David Doig was born at Monifieth, Forfarshire (Scotland) and died at Stirling on 16 March 1800. Because of his doubts about some of the theological doctrines expounded in the Westminster Confession, he left off his divinity studies at the University of St Andrews and began a career as a schoolmaster in 1749. After brief stints at various minor parochial schools, he served as rector of the Stirling Grammar School for the next forty years. Despite working on the social margins of the intellectual community of his day, Doig nevertheless achieved recognition as a man of learning; he was given honorary degrees by the Universities of St Andrews (MA. 1790) and Glasgow (LL.D., 1790), and he was elected a Fellow of the Royal Society of Edinburgh (1798) and a corresponding member of the Society of Antiquaries of Scotland (1781).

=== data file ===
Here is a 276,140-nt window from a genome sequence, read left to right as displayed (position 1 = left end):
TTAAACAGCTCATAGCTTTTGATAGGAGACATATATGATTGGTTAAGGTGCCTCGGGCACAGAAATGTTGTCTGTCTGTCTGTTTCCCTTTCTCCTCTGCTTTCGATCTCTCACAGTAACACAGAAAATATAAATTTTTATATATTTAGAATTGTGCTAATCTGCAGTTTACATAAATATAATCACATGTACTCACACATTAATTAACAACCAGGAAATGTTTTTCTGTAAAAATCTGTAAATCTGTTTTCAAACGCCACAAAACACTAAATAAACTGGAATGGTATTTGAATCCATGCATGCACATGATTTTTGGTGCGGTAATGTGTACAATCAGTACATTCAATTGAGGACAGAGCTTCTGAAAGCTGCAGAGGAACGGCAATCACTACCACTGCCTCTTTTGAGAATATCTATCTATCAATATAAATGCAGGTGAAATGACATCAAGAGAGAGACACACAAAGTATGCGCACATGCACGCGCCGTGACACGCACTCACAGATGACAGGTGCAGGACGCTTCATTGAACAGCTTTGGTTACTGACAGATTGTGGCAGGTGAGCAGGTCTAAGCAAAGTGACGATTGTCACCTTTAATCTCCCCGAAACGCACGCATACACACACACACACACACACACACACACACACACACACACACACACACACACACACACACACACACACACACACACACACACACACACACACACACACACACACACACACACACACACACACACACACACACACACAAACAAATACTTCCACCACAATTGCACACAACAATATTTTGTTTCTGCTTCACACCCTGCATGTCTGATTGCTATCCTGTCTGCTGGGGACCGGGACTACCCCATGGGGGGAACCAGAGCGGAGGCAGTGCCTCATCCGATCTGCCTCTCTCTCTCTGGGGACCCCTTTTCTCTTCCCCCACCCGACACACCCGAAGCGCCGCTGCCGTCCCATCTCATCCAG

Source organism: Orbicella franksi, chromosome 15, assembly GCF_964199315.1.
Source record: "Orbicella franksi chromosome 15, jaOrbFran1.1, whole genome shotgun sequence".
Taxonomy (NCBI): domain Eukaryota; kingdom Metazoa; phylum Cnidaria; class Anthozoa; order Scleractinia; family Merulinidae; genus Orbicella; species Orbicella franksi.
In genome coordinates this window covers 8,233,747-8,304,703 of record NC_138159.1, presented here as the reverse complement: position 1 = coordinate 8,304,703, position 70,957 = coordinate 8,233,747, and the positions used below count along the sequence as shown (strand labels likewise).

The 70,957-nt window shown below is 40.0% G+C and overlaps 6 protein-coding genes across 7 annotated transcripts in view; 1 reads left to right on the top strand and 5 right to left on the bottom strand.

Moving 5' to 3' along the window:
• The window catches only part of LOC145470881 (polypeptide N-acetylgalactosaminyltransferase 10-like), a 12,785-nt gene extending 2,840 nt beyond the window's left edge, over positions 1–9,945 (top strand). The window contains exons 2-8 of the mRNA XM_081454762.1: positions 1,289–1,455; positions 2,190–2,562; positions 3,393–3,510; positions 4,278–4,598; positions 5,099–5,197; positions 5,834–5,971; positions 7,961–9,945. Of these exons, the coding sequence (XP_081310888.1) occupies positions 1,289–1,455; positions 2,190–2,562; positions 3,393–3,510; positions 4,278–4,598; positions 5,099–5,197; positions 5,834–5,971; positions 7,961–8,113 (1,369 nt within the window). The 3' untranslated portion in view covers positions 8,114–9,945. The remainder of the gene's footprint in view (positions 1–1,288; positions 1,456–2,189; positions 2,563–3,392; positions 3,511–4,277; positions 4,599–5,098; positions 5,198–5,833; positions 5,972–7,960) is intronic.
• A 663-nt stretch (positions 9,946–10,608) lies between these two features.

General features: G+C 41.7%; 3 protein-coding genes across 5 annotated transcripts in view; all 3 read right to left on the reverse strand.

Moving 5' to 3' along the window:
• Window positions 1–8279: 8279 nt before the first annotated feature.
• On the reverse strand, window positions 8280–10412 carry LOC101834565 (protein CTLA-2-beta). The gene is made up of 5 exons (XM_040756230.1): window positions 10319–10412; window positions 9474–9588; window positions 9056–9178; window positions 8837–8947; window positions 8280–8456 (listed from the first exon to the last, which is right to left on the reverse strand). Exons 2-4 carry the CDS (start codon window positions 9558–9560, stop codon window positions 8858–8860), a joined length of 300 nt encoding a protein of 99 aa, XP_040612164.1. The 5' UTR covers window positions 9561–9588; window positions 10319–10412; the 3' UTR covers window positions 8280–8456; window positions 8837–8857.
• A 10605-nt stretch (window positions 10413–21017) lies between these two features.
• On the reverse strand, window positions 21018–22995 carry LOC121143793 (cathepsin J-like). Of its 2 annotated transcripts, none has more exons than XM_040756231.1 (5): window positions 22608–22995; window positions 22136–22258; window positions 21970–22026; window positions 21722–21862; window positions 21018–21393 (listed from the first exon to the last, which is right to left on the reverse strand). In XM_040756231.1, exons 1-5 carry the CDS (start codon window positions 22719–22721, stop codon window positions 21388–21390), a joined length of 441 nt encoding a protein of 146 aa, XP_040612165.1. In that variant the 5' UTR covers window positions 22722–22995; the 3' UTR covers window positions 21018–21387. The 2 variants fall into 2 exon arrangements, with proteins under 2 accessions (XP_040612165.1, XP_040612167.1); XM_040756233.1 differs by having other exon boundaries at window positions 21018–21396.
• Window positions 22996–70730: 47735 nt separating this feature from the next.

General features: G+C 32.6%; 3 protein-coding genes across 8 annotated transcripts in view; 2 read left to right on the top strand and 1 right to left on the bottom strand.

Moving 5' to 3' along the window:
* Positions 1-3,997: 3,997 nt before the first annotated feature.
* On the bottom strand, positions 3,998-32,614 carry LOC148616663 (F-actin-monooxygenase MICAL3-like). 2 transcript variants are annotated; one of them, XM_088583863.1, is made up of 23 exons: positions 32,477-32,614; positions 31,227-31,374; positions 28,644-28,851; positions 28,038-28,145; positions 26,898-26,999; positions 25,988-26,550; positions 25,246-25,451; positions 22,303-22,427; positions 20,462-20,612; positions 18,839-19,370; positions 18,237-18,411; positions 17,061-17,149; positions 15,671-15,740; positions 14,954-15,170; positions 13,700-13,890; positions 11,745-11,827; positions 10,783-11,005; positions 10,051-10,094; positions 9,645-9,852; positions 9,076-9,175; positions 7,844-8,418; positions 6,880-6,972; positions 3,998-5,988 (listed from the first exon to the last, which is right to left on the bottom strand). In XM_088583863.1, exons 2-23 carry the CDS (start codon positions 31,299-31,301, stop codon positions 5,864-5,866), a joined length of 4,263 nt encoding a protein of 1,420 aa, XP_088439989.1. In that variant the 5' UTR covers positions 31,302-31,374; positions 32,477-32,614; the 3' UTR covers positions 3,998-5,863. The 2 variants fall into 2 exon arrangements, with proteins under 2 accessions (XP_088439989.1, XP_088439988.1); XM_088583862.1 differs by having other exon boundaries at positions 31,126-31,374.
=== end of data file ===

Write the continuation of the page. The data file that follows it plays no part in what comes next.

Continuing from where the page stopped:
From The Continuum Encyclopedia of British Philosophy in Oxford Reference.